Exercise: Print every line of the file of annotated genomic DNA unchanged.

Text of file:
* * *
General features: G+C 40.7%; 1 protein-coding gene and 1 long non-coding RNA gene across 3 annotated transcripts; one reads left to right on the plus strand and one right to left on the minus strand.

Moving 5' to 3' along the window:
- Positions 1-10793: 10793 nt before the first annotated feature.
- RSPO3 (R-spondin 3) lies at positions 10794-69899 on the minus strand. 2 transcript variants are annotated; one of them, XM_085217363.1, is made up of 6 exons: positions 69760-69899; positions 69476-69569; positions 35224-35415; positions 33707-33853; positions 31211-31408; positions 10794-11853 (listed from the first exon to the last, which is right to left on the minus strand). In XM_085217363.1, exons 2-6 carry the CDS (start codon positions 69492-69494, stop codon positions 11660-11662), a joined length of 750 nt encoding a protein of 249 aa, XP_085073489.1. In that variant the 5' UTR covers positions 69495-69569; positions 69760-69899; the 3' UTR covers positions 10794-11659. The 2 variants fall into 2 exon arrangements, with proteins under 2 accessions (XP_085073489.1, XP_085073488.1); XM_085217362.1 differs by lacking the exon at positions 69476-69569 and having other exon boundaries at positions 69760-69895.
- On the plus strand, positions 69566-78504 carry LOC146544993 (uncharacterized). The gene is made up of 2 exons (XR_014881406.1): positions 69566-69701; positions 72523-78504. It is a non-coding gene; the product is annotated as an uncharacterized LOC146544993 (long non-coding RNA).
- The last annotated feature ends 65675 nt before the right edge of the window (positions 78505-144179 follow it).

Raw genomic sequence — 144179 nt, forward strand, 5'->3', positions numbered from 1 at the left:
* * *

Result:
General features: G+C 40.7%; 1 protein-coding gene and 1 long non-coding RNA gene across 3 annotated transcripts; one reads left to right on the plus strand and one right to left on the minus strand.

Moving 5' to 3' along the window:
- Positions 1-10793: 10793 nt before the first annotated feature.
- RSPO3 (R-spondin 3) lies at positions 10794-69899 on the minus strand. 2 transcript variants are annotated; one of them, XM_085217363.1, is made up of 6 exons: positions 69760-69899; positions 69476-69569; positions 35224-35415; positions 33707-33853; positions 31211-31408; positions 10794-11853 (listed from the first exon to the last, which is right to left on the minus strand). In XM_085217363.1, exons 2-6 carry the CDS (start codon positions 69492-69494, stop codon positions 11660-11662), a joined length of 750 nt encoding a protein of 249 aa, XP_085073489.1. In that variant the 5' UTR covers positions 69495-69569; positions 69760-69899; the 3' UTR covers positions 10794-11659. The 2 variants fall into 2 exon arrangements, with proteins under 2 accessions (XP_085073489.1, XP_085073488.1); XM_085217362.1 differs by lacking the exon at positions 69476-69569 and having other exon boundaries at positions 69760-69895.
- On the plus strand, positions 69566-78504 carry LOC146544993 (uncharacterized). The gene is made up of 2 exons (XR_014881406.1): positions 69566-69701; positions 72523-78504. It is a non-coding gene; the product is annotated as an uncharacterized LOC146544993 (long non-coding RNA).
- The last annotated feature ends 65675 nt before the right edge of the window (positions 78505-144179 follow it).

Raw genomic sequence — 144179 nt, forward strand, 5'->3', positions numbered from 1 at the left: